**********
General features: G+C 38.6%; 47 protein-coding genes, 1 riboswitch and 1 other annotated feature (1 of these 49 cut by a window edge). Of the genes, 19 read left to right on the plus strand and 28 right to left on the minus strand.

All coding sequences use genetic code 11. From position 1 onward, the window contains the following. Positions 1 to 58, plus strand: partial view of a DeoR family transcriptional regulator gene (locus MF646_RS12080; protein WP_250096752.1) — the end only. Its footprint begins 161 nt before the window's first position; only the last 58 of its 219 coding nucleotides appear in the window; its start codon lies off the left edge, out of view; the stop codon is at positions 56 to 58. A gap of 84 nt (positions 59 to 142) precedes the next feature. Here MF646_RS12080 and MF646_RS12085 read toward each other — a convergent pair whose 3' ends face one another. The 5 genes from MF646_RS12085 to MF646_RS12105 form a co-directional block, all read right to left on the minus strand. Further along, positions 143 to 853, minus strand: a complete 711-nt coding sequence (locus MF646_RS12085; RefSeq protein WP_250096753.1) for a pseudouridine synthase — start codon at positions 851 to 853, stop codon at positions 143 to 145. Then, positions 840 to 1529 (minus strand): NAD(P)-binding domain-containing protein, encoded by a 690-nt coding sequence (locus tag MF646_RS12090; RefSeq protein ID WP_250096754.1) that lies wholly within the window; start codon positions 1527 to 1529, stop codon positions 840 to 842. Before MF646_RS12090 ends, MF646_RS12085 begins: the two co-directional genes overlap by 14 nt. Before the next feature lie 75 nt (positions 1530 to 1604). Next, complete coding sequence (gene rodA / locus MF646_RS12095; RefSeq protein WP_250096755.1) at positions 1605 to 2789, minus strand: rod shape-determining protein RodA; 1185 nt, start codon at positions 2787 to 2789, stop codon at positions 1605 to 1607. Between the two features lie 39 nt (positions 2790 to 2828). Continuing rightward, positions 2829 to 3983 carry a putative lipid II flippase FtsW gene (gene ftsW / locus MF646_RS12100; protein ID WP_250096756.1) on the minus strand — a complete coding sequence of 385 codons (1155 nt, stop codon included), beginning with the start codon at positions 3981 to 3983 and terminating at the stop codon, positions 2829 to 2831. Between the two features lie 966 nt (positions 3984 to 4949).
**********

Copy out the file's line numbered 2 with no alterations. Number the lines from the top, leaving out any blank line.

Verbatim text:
All coding sequences use genetic code 11. From position 1 onward, the window contains the following. Positions 1 to 58, plus strand: partial view of a DeoR family transcriptional regulator gene (locus MF646_RS12080; protein WP_250096752.1) — the end only. Its footprint begins 161 nt before the window's first position; only the last 58 of its 219 coding nucleotides appear in the window; its start codon lies off the left edge, out of view; the stop codon is at positions 56 to 58. A gap of 84 nt (positions 59 to 142) precedes the next feature. Here MF646_RS12080 and MF646_RS12085 read toward each other — a convergent pair whose 3' ends face one another. The 5 genes from MF646_RS12085 to MF646_RS12105 form a co-directional block, all read right to left on the minus strand. Further along, positions 143 to 853, minus strand: a complete 711-nt coding sequence (locus MF646_RS12085; RefSeq protein WP_250096753.1) for a pseudouridine synthase — start codon at positions 851 to 853, stop codon at positions 143 to 145. Then, positions 840 to 1529 (minus strand): NAD(P)-binding domain-containing protein, encoded by a 690-nt coding sequence (locus tag MF646_RS12090; RefSeq protein ID WP_250096754.1) that lies wholly within the window; start codon positions 1527 to 1529, stop codon positions 840 to 842. Before MF646_RS12090 ends, MF646_RS12085 begins: the two co-directional genes overlap by 14 nt. Before the next feature lie 75 nt (positions 1530 to 1604). Next, complete coding sequence (gene rodA / locus MF646_RS12095; RefSeq protein WP_250096755.1) at positions 1605 to 2789, minus strand: rod shape-determining protein RodA; 1185 nt, start codon at positions 2787 to 2789, stop codon at positions 1605 to 1607. Between the two features lie 39 nt (positions 2790 to 2828). Continuing rightward, positions 2829 to 3983 carry a putative lipid II flippase FtsW gene (gene ftsW / locus MF646_RS12100; protein ID WP_250096756.1) on the minus strand — a complete coding sequence of 385 codons (1155 nt, stop codon included), beginning with the start codon at positions 3981 to 3983 and terminating at the stop codon, positions 2829 to 2831. Between the two features lie 966 nt (positions 3984 to 4949).